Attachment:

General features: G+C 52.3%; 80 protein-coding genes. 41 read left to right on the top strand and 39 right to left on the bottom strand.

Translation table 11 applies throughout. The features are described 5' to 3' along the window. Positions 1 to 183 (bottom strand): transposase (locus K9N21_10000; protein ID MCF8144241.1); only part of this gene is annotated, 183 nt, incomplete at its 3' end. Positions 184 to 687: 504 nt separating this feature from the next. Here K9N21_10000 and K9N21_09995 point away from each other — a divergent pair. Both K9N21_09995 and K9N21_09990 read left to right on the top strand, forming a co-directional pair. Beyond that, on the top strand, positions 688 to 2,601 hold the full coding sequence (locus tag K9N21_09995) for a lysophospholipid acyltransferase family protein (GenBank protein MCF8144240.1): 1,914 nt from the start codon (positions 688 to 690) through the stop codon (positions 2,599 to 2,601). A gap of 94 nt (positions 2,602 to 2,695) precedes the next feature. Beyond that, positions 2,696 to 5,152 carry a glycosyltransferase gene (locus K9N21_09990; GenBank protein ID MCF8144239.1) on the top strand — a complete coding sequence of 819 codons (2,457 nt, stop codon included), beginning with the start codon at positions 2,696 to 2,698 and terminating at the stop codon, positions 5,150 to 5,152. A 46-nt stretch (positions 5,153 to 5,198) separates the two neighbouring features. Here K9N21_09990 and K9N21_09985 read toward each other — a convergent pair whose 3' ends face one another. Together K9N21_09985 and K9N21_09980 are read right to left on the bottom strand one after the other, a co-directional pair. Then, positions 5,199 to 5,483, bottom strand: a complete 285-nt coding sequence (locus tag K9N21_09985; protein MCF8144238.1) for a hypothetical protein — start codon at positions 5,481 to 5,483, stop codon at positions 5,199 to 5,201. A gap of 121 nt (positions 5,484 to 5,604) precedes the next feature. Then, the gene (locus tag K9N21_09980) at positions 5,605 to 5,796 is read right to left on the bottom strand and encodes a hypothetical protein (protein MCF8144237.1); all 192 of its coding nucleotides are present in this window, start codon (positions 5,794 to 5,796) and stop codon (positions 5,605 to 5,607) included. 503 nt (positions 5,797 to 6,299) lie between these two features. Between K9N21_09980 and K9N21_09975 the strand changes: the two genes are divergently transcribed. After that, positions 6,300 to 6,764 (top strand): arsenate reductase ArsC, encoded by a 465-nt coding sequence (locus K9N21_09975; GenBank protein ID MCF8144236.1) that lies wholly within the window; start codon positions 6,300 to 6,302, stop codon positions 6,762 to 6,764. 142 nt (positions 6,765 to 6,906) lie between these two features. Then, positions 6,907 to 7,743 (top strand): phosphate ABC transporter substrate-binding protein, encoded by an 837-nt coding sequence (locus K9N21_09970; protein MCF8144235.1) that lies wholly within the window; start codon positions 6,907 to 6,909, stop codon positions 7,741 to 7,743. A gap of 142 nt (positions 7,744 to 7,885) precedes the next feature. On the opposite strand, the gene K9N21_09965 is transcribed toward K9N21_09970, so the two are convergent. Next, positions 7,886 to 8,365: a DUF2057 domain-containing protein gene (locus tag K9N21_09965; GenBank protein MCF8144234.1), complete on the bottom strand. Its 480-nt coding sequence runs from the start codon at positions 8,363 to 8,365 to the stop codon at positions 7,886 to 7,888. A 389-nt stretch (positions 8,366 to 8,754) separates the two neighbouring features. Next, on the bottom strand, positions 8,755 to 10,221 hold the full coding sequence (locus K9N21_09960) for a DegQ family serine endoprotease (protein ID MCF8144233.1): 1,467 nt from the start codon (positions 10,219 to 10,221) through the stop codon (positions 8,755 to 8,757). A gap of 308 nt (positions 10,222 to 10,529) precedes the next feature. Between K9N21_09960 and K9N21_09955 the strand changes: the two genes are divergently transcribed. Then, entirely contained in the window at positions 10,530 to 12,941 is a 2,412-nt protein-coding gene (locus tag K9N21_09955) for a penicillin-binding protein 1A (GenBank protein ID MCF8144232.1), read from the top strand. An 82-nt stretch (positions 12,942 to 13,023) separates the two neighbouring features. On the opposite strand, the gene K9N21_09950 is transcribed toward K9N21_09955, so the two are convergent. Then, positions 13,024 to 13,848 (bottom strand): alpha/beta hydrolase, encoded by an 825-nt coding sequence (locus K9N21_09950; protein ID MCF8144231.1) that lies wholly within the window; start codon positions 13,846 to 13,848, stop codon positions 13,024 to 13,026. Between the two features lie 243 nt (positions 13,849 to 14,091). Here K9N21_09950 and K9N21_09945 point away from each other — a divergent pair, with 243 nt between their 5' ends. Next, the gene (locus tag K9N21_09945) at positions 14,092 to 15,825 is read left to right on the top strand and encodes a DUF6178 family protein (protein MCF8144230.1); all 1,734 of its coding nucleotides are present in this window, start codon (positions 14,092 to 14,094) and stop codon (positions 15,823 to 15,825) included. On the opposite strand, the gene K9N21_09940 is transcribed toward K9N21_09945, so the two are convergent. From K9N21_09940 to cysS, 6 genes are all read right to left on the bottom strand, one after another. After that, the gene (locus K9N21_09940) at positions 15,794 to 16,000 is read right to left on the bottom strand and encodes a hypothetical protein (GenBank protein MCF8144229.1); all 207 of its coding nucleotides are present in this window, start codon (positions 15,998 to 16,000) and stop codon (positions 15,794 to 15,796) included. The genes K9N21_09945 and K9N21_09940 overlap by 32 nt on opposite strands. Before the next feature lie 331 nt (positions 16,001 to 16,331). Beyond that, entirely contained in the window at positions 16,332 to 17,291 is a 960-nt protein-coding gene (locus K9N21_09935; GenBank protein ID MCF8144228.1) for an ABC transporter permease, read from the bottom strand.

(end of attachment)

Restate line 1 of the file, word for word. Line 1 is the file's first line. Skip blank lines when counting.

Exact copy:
General features: G+C 52.3%; 80 protein-coding genes. 41 read left to right on the top strand and 39 right to left on the bottom strand.